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Help ..newbie As Raw As Cane Sugar

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hellbent

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I know some of yu guys and gals will laff at this but what the hell is meant by "steeping"?.... also I read where beer can be transferred to another fermenter, does this have any effect on the beer and when should it be done... Im brewing my first bach a kit lager with a #15 dextrose... also it often says freshly cracked wheat or barley...how does one go about acheving this (cracking wheat etc).... also something about a bag of something or other and a cup of boiling water but I will be back later on that one when I have my next lot of questions.....sorry to be so naive here but in a few years time someone else like myself will come in asking questions like I am, and I would like to be the first to try and help remembering my early brewin years:)
cheers fellas
:chug:
 
J

Jovial_Monk

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The best way for a kit brewer to improve his beers are to steep some specialty grains, replace dextrose with malt, boil some hops in his wort and get decent yeast.

Steeping. typically crystal malt for pale beers, chocolate and black malts and roast barleys for dark ales. A HBS can (if they are any good) supply you with specialty malts and crush them for you. Mix these with 3 times their weight in water, mix well, bring to 60C and let the grain/water mixture infuse for 20 mins. If the grains are really dark I would mix them with COLD water and let them steep overnight. I still do this with roast barley and the like, to prevent astringency in the beer.

Dextrose. Kit and kilo is the bane of the hobby in Oz. Some brewshops make up kilo bags of sucrose dextrose & dried corn syrup (some then dress that up with some extract and grains) Sugar adds no flavor or body etc. It is crap. Beer is made from MALT: kit brewers can buy dried and liquid malt extract. Those who like drier beers can keep some proportion of sugar.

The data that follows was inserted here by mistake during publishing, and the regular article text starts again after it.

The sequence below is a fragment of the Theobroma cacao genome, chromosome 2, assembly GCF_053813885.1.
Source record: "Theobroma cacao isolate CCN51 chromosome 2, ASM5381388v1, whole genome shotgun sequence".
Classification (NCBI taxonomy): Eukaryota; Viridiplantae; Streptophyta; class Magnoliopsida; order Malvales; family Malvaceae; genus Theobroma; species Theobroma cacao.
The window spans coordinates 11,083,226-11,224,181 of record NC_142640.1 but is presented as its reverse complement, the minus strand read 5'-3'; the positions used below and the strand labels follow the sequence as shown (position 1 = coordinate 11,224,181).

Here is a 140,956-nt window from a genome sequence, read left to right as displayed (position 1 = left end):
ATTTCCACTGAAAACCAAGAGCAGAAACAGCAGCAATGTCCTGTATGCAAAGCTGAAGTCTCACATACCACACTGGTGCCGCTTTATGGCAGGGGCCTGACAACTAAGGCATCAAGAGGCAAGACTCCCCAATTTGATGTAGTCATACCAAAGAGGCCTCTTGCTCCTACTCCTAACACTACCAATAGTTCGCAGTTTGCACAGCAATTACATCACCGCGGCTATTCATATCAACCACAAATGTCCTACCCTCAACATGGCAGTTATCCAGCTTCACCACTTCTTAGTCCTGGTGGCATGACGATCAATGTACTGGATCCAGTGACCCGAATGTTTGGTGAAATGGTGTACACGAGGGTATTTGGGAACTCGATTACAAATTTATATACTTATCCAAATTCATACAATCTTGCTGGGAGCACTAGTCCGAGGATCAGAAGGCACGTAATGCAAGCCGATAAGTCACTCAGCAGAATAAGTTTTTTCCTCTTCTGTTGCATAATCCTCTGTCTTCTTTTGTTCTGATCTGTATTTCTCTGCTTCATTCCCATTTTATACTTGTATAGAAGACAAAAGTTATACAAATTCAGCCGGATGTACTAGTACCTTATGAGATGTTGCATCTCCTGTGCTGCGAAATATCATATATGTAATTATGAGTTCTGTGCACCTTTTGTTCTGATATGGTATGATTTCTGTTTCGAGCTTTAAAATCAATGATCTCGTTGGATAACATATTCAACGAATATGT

Hops. Because we are now adding malt the hops in the can kit get a bit drowned out. To bring the malt and hops back into balance, and to add hop flavors and aromas we add hops to vigorously boiling wort.

Yeast. Even the best kits provide the brewers with way inadequate amounts of yeast, and often the quality of the yeast is lacking. Being stored under the lid of the kit it can't be refridgerated and so may have lost a lot of its vitality. Danstar and DCL yeasts, and later liquid yeasts, make a huge positive difference to the flavor of the beer and ensure a good strong complete ferment that leaves microbes no chance to spoil the beer.


Jovial Monk
 

PostModern

Iron Wolf Brewery
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Hellbent - I'll add some info about racking.
Also, the button that says "!Report" is used to report an offensive, misplaced or otherwise undesirable post to administrators so the post can be edited or removed. :)

Click here then follow the links to "Racking" and "Bulk Priming". You'll need to buy a second fermenter or a bottling bucket. Well worth the investment. Once you've taken care of the recipe using the things Jovial Monk has listed above, taking care of the wort, beer and yeast after pitching is the next step... btw, when you steep, make sure you strain the grains out of the water and just use the water :)

Have no fear, read the excellent resources on the web and enjoy the hobby!
 
J

Jovial_Monk

Guest
heheh one step at a time, it is easy to overload newbies with information.

But, yes, once you are producing some tasty beers there are steps to make them even better, like using better yeasts, racking and cold conditioning. Don't worry about it for now, but start looking for a seconhand fridge for use as a brewfridge in the shed. You may even see a fridge or two waiting to be hauled away during hard rubbish collection.

Jovial Monk
 

Hoops

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hellbent

just a tip but when changing things, mainly when adding new ingredients don't go and try heaps of things at once as it will confuse you as to how each ingredient influences the beer's flavour.
When I first started out I joined a club and learned heaps from others. I tried a few things and the beer tasted heaps better. For starters I would get a second fermenter to "rack" your beer into and get a good "neutral yeast". I use SAFALE for my ales.
However I think by far the most valuable piece of equipment in my home brewery would have to be the temperature controlled fermenting fridge so that temperature can be kept constant, especially in summer, and cold for lagers.
No need to rush into all these things at once, just try something different each time and try to improve slowly as you go.

Hoops
 

hellbent

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<_< so much to learn so many things but will get there... I have a grog fridge in my shed (who hasnt?) but not sure how it can keep a temp at about 18 - 25???
thanx for the replies fellas Its all getting clearer now but for the moment I will stick with the good kits and buy in some good yeast, mixed with malt and hops ....oh and another fermenter.....
 
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